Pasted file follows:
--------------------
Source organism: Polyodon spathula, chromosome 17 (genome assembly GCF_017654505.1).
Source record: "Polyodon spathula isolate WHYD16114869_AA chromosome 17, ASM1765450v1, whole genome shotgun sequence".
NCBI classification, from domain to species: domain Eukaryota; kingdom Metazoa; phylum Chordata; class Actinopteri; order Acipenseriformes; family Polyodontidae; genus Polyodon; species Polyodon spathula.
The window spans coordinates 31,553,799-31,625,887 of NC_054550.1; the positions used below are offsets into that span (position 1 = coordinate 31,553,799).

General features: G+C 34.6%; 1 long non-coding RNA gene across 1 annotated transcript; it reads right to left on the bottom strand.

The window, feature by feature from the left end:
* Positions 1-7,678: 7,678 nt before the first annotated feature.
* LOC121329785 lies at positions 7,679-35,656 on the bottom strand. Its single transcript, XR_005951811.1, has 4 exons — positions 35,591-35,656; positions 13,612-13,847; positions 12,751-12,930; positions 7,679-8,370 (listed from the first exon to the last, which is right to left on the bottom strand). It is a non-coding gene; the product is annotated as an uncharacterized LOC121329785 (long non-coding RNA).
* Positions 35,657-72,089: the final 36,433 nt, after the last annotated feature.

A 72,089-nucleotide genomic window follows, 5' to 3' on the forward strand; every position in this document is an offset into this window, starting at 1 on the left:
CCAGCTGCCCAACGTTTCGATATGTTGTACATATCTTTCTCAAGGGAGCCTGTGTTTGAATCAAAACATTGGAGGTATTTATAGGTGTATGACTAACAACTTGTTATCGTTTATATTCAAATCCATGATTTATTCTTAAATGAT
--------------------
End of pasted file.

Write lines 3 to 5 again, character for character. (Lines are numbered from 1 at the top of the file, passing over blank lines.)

NCBI classification, from domain to species: domain Eukaryota; kingdom Metazoa; phylum Chordata; class Actinopteri; order Acipenseriformes; family Polyodontidae; genus Polyodon; species Polyodon spathula.
The window spans coordinates 31,553,799-31,625,887 of NC_054550.1; the positions used below are offsets into that span (position 1 = coordinate 31,553,799).

General features: G+C 34.6%; 1 long non-coding RNA gene across 1 annotated transcript; it reads right to left on the bottom strand.